Customizable Light Signature
The Light Signature projection kit lets you create and customize light effects that are projected from ROG Swift PG27U onto your desktop surface. It includes two ROG logo covers and three blank covers that you can use to create customized light projections that show your unique gaming style.
A crosshair overlay provides four different crosshair options, so you can select the one that best suits the shooter you’re currently playing.
Stemming from the ROG commitment to creating the best gaming experiences, ROG Swift PG27U features the ASUS-exclusive GamePlus hotkey with in-game enhancements that help you get the most out of your game. This function is co-developed with input from pro gamers, allowing them to practice and improve their gaming skills.
ROG Swift PG27U offers a wide selection of connectivity options, including DisplayPort 1.4 and HDMI (v2.0). There are also two USB 3.0 ports that can be used to charge your mobile devices while gaming or to connect your keyboard or mouse.
DESIGNED FOR MARATHON GAMING SESSIONS
ROG Swift PG27U reduces on-screen flicker to minimize eye strain during marathon gaming sessions, giving you a more comfortable gaming experience.
ROG Swift PG27U features a stand that’s ergonomically designed to offer extensive swivel, tilt, pivot and height adjustment – so you can always get the perfect viewing angle.
Packaging & Unboxing
Our review sample of the ASUS ROG Swift PG27U monitor has been passed around a bit, so please excuse the slightly beat up box. A front and back picture of the monitor cover most of the box.
Besides the carry handle, the top of the box is adorned with logo after logo for all of the features of the monitor.
Most of the same logos can be found on the side of the box as well.
Inside the box, the PG27U is sandwiched in a massive block of Styrofoam like most monitors.
A protective padded bag covers the monitor inside the foam.
The rest of the stuff like the cords, power brick and stand in cutouts in the base block of foam.
It takes a moment to fish all of the stuff out of the packaging.
You get three ESD safe type bags with USB and display cables, and the power brick and regional appropriate power cord.
The brick is rated for 180W, enough for a high-end laptop.
The top side carries a glossy ASUS logo.
You get a DisplayPort, HDMI, and USB 3.0 cable.
The cables are ROG branded with the signature ROG eye logo on each. Connectors and contacts are also gold plated.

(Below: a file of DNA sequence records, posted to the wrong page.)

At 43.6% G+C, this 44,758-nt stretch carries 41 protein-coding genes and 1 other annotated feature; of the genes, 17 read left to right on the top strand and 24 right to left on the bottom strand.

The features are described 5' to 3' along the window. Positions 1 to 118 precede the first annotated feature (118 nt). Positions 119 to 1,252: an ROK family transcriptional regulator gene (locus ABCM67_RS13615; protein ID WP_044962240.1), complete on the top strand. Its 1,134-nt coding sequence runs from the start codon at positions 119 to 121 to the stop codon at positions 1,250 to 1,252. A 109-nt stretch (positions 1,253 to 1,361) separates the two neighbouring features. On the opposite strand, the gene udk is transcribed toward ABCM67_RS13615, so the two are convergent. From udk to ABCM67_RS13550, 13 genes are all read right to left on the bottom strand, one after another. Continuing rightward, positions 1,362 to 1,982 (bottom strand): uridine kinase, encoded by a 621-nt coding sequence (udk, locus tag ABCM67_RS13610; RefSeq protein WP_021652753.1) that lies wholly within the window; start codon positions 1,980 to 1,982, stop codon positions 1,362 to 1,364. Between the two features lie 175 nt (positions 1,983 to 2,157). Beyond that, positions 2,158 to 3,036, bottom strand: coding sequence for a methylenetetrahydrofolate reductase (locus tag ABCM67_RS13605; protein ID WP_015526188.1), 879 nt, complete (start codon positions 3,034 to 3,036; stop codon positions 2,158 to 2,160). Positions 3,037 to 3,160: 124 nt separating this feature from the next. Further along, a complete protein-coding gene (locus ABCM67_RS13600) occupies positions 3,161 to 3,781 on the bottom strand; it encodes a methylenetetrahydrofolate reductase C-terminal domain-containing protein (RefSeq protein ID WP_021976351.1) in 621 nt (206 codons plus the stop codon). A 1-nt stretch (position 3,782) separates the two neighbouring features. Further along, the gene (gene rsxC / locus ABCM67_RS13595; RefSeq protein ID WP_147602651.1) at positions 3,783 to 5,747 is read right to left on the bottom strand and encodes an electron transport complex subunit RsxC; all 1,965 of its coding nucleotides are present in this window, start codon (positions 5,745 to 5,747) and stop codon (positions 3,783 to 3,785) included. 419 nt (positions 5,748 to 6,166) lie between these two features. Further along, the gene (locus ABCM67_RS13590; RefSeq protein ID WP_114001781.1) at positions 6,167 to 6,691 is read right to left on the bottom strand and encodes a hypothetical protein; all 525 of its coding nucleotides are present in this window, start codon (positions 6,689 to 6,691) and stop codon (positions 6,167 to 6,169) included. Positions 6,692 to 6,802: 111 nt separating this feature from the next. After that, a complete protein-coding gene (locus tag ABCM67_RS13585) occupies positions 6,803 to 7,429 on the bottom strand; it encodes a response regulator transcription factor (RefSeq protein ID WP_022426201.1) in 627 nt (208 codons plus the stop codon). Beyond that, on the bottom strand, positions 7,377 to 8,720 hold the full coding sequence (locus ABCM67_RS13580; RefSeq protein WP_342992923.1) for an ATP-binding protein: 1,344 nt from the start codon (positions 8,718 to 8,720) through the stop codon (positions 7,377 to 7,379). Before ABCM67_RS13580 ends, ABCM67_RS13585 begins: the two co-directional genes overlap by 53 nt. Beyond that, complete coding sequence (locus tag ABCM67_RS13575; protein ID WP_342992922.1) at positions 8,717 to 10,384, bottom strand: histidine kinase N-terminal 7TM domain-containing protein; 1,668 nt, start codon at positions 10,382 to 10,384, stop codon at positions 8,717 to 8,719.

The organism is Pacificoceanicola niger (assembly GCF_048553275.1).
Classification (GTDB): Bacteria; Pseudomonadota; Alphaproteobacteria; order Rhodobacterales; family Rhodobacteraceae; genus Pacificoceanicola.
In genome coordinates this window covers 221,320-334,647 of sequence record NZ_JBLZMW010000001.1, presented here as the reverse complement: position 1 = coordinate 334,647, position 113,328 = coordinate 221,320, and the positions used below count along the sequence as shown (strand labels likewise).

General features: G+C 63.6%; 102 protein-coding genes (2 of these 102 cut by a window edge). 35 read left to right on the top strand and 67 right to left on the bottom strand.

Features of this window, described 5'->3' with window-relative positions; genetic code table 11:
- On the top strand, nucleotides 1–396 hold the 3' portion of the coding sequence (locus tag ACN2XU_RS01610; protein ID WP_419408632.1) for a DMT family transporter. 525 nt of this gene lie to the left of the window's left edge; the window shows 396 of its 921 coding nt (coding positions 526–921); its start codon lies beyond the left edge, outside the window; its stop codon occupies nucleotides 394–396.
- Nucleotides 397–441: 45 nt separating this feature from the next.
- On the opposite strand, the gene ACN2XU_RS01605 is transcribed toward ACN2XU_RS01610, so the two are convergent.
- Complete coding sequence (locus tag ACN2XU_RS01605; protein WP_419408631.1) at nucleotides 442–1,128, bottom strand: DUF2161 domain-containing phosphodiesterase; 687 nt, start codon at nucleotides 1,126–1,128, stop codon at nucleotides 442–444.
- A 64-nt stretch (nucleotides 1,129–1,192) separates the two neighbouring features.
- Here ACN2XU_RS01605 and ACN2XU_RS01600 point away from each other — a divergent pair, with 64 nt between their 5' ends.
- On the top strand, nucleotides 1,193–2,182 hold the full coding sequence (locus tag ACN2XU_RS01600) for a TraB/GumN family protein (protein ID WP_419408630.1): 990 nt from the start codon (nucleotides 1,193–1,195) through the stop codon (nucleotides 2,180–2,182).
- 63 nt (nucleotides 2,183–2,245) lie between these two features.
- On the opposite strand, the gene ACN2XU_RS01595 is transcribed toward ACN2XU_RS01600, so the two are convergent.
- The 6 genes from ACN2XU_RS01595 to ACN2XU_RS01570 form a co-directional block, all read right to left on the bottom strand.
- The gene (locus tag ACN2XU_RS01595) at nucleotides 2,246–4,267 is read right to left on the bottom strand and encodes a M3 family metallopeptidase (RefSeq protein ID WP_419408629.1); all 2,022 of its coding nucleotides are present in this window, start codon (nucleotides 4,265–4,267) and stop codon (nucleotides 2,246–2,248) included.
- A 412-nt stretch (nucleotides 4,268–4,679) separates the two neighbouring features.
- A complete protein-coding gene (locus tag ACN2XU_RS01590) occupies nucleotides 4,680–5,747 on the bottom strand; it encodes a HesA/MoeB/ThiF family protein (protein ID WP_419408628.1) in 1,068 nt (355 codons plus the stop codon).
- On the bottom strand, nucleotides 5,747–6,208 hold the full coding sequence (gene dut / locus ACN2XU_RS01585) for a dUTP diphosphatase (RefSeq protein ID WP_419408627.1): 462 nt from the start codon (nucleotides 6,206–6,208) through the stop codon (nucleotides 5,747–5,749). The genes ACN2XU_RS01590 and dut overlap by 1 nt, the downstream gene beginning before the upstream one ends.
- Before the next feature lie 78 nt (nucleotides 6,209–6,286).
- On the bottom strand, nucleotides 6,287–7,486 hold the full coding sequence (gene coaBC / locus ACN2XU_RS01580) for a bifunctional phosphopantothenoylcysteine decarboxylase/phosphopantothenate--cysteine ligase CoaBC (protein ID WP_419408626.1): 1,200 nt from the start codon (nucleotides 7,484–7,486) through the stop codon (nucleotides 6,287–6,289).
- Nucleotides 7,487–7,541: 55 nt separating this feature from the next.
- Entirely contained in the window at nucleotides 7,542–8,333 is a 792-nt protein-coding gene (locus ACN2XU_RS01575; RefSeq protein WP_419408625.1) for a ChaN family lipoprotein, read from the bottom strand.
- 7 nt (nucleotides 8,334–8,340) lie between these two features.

The light projection under the monitor is done via a user replaceable lens with the pattern you see. You also get a few blank lenses to put your own projection pattern on for complete customization.
You also get a driver disk, which is somewhat amusing for a monitor
A Closer Look
Before you power it on the first time, the ROG Swift PG27U is by far better looking on the back side than the front, it’s almost a shame most users will barely ever see this side again.
Besides the pattern frequented by ASUS, the giant super-reflective ROG eye stands out quite well.
The contrast of the patterned black back of the monitor against the silver and orange stand looks great.
The monitor is quite adjustable and even offers rotation to portrait mode, something often only found on professional monitors.
The ROG Swift PG27U can swivel 35 degrees from center each direction.
Tilt has a range of 5 degrees forward/down…
…and 20 degrees back/up. You also get to see from this angle how thick the monitor body is.
When you power the monitor up, you are greeted with a glowing red ROG eye logo on top of the stand as well as the giant ROG on the monitor slowly rotating through a rainbow of colors.
A small adjustment wheel here lets you keep the projected ROG logo small and near your monitor to large and well above your monitor to even project on the ceiling above you.
You can turn the lighting off, but why would you want to? Profess your love of ROG with a giant ROG Eye for all to see!
This is part of the ROG magic. That orange looking button Is actually a small joystick with a push in to click button under it. This provides the majority of your onscreen OSD adjustments and is incredibly intuitive. The physical buttons going down are a cancel button, the Game Plus button, the Game Visual Button, and the power button.
With as incredibly intuitive as the OSD Joystick is, we would love to see ASUS just abandon all other buttons beside the physical power switch. Many people don’t even bother with anything found in the OSD simply because navigating a menu with buttons on the side, bottom or rear of a screen is just awkward and frustrating. After using the joystick, it really reinforces this notion and makes us wish that much more the gaming features were just absorbed into this system as well.
Main connectivity is through a DisplayPort 1.4 which is the only way G-sync will operate, but you can also connect a console or secondary system into the HDMI port to use the ROG Swift as a normal 4K monitor. A USB Type-B upstream port feeds not only the twin USB 3.1 gen 1 downstream ports, but also serves to allow control of the lighting via Asus Aura Sync. On the left is the monitor DC power input, and the right side gives you a 3.5mm line out jack for audio.
The main label is just under the input area. It indicates 19.5V @ 9.23A or 180 Watts. This is quite high for a monitor, so we’ll have to measure actual consumption later on..
The bottom of the base has a small board with a single LED in it.
The feet twist on to the upright part of the base, and a single thumbscrew holds it in place.
Once you pick an included design or make your own, you snap it into the black trim.